Employers national insurance to stay as separate entity

In his Budget statement last month, George Osborne, said the government would hold a consultation into simplifying the income tax and National Insurance system with a view to merging the two together.

However, an official from the Treasury has now confirmed that the system for employers’ national insurance would not change and any possible merger would only affect the operational aspects of the systems. The Chancellor did say that he had ruled out a complete merger and the Treasury statement backs this up.

The Office of Tax Simplification has recommended that the two systems be merged and John Whiting, its tax director, said he was disappointed that the NI contributory principle would not be reviewed.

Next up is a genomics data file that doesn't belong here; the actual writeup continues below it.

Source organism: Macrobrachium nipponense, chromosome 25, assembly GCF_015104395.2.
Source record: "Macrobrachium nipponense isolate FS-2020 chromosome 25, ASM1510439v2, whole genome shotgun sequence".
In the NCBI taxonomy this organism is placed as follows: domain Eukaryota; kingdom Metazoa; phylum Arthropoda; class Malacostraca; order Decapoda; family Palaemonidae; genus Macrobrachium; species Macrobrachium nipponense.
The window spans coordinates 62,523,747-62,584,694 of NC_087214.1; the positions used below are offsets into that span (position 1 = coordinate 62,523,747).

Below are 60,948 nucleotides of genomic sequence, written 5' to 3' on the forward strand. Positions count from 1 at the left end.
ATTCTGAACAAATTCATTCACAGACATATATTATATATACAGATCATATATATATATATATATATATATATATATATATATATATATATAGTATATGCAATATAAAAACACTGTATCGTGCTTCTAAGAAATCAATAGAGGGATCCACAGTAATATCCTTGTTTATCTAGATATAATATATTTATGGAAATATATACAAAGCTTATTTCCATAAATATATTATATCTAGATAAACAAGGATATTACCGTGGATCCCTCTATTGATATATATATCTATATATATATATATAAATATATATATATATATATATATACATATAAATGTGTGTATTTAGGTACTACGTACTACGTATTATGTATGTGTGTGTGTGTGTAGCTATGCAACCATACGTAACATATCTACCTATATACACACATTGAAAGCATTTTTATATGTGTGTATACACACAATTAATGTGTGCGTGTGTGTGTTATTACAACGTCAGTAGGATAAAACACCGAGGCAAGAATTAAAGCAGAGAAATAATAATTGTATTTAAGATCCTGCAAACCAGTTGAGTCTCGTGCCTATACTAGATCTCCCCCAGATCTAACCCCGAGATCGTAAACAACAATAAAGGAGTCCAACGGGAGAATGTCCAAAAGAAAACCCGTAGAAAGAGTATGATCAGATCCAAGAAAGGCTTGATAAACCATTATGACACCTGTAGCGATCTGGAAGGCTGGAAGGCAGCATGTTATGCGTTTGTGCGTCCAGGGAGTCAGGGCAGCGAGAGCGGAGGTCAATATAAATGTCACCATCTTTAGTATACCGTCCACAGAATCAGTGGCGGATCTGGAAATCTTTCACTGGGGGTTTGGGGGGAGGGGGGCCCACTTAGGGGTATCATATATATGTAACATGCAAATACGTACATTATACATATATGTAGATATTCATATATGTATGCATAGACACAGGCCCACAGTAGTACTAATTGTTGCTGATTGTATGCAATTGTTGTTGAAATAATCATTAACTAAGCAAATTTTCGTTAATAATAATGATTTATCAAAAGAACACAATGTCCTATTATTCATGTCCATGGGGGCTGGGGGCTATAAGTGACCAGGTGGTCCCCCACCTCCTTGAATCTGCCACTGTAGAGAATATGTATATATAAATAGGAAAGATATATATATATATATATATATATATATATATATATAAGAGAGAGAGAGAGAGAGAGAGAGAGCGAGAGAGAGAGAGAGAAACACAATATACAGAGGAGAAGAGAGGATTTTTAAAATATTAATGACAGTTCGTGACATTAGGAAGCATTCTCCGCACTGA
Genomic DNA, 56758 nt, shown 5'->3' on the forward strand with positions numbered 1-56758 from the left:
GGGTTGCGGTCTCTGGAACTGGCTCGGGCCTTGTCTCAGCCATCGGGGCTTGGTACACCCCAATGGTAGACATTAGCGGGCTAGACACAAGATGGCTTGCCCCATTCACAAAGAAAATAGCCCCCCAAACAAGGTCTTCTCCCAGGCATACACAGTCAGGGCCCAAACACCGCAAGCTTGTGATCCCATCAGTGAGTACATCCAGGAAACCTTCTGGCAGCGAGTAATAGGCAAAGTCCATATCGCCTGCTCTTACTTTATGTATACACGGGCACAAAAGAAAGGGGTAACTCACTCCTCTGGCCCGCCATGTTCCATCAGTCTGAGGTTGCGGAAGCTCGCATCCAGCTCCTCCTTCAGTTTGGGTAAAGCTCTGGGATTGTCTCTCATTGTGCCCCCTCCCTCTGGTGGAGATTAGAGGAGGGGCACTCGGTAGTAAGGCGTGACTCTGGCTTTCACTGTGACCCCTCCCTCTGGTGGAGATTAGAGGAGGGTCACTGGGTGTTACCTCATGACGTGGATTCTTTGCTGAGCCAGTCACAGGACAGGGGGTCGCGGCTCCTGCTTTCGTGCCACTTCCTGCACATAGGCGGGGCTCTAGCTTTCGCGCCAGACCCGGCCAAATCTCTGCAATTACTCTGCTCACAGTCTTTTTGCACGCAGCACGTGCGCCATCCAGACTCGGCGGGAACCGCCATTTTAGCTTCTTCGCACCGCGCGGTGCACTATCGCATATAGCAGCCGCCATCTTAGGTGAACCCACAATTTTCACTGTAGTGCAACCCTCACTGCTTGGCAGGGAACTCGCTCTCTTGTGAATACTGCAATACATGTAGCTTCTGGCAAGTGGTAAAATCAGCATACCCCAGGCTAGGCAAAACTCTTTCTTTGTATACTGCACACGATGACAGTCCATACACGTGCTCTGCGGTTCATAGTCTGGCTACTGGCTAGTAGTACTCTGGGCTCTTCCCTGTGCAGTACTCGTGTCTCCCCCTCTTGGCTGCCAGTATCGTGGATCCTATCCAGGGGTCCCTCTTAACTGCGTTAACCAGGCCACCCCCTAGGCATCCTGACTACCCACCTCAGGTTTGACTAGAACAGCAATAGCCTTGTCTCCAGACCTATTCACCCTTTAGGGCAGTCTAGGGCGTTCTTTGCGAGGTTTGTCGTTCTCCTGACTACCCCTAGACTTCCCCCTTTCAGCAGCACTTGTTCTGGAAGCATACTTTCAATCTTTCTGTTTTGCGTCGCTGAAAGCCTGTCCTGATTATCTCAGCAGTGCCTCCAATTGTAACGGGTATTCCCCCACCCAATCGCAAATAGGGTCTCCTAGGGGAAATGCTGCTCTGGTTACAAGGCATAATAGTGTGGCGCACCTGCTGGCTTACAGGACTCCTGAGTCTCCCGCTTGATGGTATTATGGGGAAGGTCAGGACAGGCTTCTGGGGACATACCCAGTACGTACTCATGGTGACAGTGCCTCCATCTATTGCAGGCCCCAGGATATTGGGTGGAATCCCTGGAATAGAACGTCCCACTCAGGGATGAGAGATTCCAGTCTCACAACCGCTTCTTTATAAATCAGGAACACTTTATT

A spokeswoman for the Treasury said that whilst employer national insurance contributions would remain as a separate charge, the government consultation will examine the possibility of reforming the tax and NI system to reduce the associated burden of administration.

Simplifying the system could take years because of the complexities involved. For example, pensions are not subject to NICs, neither are other forms of non-earned income, such as savings.

Meanwhile, accountants should be aware that the coalition has closed the loophole that let people move their pension to Hong Kong, whilst still remaining a resident in the UK. This move is part of the government’s ongoing crackdown on tax avoidance.

People who are legitimately moving abroad can still liquidate their UK pension under the Qualified Registered Overseas Pensions scheme.

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